Exercising with a disability
The Rio 2016 Paralympics are about to get underway, and thousands of athletes with a disability will be wowing the world with their feats of athletic excellence.
Four years ago we were mesmerised as the London 2012 Paralympics unfolded before us. From the power of Jonny Peacock and Richard Whitehead powering down the track in the 100m and 200m respectively to the utter concentration upon the face of Sophia Christiansen as she takes her horse through its dressage routine – the crowd watching every piece of action with bated breath.
Disability – no barrier to participation
Of course, not everyone can be an Olympian, but what these men and women showed is that being disabled should not be a barrier to participating in sport and physical activity. The opportunity to take part in sport and physical activity is a fundamental right for everyone, no matter what their level of ability. And for someone with a disability or chronic illness, the correct exercise can be a real alleviator of symptoms and, possibly, a life saver.
Physical activity is essential to keep us as strong and healthy as possible. There is plenty of evidence that says that people with a disability, particularly disabilities that include mobility limitations, do not get enough exercise a week and this leads to its own problems, including weight issues, weakened muscles and decreased heart and lung efficiency.
150 is the magic number
To maintain good health, adults need to do at least 150 minutes (two and a half hours) of light to moderate intensity activity each week. The good news is that every 10 minutes counts. And the more you do, the stronger you’ll become. You’re much more likely to feel better and live longer as a result.
As well as helping us keep an eye on our waistlines, exercise can also be a great boost for your mood, energy and self-confidence. It’s also a great way to get out and meet new people doing the same thing.
Activity isn’t just about becoming physically stronger. It can also help improve your coordination, balance, agility, concentration, stamina, speed and reaction times, by using different parts of your brain. It can help to reduce stress, and you may sleep better too.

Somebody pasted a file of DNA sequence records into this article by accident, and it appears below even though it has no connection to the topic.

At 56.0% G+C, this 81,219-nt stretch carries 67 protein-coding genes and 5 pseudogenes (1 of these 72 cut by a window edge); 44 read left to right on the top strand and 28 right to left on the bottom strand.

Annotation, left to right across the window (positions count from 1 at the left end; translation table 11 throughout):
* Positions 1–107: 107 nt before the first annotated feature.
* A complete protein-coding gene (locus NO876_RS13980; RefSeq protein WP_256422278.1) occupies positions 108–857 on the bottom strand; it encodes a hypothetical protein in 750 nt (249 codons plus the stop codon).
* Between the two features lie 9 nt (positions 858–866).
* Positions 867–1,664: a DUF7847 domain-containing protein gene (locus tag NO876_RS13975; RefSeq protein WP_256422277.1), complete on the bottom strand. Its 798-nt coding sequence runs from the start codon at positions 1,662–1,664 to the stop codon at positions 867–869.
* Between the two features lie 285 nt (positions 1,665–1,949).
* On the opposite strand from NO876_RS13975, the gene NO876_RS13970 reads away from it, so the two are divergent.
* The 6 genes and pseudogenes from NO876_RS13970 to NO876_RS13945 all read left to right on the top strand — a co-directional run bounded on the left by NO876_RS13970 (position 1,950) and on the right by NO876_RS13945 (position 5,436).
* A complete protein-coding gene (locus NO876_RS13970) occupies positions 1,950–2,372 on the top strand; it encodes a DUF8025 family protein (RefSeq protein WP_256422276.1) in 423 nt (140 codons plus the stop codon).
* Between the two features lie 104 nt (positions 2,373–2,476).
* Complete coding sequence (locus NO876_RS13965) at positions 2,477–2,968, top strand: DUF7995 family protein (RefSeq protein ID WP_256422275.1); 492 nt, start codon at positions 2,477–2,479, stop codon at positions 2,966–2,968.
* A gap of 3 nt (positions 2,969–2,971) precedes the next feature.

Of course, it is easy to say ‘go to the gym’ but the reality is that starting an exercise regime is a big step. Here are a few simple things to remember.
- Check with your doctor to see what exercises you should be doing and what intensity you should work to.
- Contact the gym to find out what facilities they have; how those facilities meet your needs; and how accessible all the facilities are.
- Meet with a fitness expert or personal trainer and have an induction on using all the equipment. The instructors can also provide you with an exercise programme and goals/targets.
- If you are nervous about going to the gym, take a friend along with you.
Now you are all ready to start your exercise programme, so here are a few principles to apply to your training
• Vary your workout each session.
• Choose a pace that feels good to you; use the Ratings of Perceived Exertion scale or the “Conversation Rule”: you should be able to converse while exercising.
• Take slow, deep breaths and “think tall” to maintain good posture.
• When using weights perform each movement through a complete range of motion.
• Do not hold your breath while strength training. Instead, exhale or breathe out while pushing the weight up or out and inhale or breathe in while letting the weight down or in. “Think tall” to maintain your posture.
• If your goal is to increase your muscular endurance, you should use lighter weights and perform eight to 12 repetitions.
• If your goal is to increase your muscular strength, you should use heavier weights and perform five to eight repetitions.
• Flexibility training should be incorporated before and after every cardiovascular and strength workout.
• Be sure to hold stretches and progress slowly.
• Every muscle group used in a workout should be thoroughly stretched. Spend more time on tight muscle groups.
• Stretching should not be painful.